So the lad came home and found his mother merry: it pleased him well. And she said to him at table, as they were eating, ‘Darling, when your father was alive, what did we do? When we had eaten and risen up, we took and played cards for a wager.’

 

Then the lad: ‘If you like, play with me, mother.’

 

So they took and played cards; and his mother beat him. And she took silken cords, and bound his two hands so tight that the cord cut into his hands.

 

And the lad began to weep, and said to his mother, ‘Mother, release me or I die.’

 

She said, ‘That is just what I was wanting to do to you.’ And she called the dragon, ‘Come forth, dragon, come and kill him.’

 

Then the dragon came forth, and took him, and cut him in pieces, and put him in the saddle-bags, and placed him on his horse, and let him go, and said to the horse, ‘Carry him, horse, dead, whence thou didst carry him alive.’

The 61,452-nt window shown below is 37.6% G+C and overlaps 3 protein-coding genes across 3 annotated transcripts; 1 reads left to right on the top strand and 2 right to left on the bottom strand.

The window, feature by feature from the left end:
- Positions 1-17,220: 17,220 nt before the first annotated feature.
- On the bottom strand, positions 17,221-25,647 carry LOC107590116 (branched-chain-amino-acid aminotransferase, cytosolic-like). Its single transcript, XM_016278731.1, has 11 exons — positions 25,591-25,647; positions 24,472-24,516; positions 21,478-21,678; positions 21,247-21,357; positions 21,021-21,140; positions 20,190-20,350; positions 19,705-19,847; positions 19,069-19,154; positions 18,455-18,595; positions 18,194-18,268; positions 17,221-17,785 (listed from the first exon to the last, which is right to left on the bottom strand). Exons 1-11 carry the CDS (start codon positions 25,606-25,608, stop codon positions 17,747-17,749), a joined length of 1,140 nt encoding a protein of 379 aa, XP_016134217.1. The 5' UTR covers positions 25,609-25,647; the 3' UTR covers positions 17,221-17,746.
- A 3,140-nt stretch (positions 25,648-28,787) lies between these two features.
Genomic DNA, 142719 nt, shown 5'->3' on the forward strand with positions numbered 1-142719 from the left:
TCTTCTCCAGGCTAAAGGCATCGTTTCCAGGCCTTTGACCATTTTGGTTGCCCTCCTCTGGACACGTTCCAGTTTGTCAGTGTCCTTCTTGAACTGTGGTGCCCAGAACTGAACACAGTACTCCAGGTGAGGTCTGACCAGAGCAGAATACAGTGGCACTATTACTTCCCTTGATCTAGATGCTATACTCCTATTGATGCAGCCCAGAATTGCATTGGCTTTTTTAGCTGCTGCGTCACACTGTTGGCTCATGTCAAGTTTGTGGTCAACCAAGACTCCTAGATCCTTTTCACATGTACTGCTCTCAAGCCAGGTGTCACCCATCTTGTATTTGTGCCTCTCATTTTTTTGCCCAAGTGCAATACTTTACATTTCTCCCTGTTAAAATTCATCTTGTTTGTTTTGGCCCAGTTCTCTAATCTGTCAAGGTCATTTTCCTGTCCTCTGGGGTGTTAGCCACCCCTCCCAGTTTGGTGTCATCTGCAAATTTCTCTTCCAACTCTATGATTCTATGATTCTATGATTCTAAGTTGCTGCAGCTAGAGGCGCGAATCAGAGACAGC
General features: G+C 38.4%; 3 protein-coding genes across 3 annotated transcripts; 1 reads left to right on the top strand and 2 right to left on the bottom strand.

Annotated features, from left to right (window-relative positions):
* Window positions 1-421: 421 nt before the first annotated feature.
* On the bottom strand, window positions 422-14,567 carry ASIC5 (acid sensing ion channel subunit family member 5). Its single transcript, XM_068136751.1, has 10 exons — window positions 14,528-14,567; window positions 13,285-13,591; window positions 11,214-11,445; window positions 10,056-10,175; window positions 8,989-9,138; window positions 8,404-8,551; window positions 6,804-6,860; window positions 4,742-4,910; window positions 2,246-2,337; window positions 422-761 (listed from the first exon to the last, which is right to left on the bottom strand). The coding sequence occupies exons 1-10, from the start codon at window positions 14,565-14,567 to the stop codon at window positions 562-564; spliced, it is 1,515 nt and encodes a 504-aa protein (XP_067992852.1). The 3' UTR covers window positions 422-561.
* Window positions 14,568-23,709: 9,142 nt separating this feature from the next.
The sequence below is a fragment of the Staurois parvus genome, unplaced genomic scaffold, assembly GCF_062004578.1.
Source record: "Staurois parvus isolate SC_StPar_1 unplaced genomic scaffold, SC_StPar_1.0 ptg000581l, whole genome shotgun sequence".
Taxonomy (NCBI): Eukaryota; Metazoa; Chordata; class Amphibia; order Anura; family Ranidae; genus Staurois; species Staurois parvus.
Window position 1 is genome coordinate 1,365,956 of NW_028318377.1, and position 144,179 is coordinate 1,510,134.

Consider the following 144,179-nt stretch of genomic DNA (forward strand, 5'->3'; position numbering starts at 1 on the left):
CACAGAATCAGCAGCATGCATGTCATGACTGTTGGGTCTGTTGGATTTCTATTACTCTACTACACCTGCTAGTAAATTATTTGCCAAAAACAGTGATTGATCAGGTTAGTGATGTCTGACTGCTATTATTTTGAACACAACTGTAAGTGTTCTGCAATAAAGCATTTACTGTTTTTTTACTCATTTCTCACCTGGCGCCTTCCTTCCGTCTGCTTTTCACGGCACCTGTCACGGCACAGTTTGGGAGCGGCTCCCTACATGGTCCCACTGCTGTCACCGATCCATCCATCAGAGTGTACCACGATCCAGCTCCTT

Then the horse hurried to the lad’s sweetheart, and went straight to her there. Then, when the maiden saw him, she began to weep, and she took him and put piece to piece; where one was missing, she cut the porker, and supplied flesh from the porker. So she put all the pieces of him in their place. And she took the water and poured it on him, and he became whole. And she squeezed the apple in his mouth, and brought him to life.

 

So when the lad arose, he went home to his mother, and drove a stake into the earth, and placed both her and the dragon on one great pile of straw. And he set it alight, and they were consumed. And he departed thence, and took the maiden, and made a marriage, and kept up the marriage three months day and night. And I came away and told the story.

 

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From Gypsy Folk Tales Book One

NOTE: New illustrated edition due out in Summer 2012 with illustrations by Maggie Gunzel

ISBN: 978-0-956058-47-8

URL: http://www.abelapublishing.com/cg_gft1.html

 

Gypsy Folk Tales Book One